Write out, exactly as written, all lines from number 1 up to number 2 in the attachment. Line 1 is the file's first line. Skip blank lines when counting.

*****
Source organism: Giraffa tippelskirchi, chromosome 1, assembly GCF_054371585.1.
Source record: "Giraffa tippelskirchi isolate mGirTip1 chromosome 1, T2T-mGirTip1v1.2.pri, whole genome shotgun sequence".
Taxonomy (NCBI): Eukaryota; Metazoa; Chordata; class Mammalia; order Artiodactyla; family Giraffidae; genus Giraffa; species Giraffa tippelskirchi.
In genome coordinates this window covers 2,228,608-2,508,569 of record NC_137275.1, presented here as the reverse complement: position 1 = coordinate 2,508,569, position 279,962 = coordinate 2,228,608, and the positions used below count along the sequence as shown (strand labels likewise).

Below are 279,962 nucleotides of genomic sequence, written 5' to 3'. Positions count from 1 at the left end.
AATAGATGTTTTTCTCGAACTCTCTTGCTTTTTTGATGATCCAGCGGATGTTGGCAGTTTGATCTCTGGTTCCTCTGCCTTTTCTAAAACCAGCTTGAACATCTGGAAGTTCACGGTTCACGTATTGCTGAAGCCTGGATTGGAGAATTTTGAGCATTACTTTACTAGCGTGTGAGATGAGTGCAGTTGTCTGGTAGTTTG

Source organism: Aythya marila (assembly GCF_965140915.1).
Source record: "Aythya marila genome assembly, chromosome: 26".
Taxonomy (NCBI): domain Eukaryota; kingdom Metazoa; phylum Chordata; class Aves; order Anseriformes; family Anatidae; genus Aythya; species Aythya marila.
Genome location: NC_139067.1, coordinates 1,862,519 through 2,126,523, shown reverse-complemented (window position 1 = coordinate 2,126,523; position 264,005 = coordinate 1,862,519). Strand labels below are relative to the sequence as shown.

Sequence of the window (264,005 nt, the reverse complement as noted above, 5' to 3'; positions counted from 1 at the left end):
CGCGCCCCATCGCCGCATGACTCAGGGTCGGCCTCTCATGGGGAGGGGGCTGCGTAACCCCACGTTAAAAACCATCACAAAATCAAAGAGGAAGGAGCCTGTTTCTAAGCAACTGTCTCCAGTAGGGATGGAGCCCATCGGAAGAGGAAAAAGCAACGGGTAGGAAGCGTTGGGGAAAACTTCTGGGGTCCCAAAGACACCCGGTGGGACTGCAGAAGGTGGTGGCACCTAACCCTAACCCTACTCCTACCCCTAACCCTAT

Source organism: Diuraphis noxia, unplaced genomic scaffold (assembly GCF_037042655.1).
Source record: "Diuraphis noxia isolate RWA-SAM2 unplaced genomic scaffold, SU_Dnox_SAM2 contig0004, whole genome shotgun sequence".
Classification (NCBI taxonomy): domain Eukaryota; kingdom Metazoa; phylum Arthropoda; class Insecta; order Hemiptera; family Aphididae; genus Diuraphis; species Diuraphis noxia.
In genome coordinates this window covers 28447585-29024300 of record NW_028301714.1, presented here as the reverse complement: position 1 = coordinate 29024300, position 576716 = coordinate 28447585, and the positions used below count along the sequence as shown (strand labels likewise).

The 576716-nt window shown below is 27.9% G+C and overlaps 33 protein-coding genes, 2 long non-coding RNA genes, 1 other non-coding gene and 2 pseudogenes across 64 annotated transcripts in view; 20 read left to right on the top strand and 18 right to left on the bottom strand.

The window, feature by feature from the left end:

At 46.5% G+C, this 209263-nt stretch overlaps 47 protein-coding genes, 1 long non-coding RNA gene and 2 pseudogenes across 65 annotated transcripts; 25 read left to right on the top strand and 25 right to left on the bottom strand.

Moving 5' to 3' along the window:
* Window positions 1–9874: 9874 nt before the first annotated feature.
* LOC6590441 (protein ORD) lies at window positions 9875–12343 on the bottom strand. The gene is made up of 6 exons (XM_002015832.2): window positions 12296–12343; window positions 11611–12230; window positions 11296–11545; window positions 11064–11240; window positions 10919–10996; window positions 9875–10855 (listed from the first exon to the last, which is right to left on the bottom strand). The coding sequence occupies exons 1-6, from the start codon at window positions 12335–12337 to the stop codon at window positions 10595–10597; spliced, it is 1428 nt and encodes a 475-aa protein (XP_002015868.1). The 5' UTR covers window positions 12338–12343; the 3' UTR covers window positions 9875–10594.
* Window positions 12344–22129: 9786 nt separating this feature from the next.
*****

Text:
Source organism: Giraffa tippelskirchi, chromosome 1, assembly GCF_054371585.1.
Source record: "Giraffa tippelskirchi isolate mGirTip1 chromosome 1, T2T-mGirTip1v1.2.pri, whole genome shotgun sequence".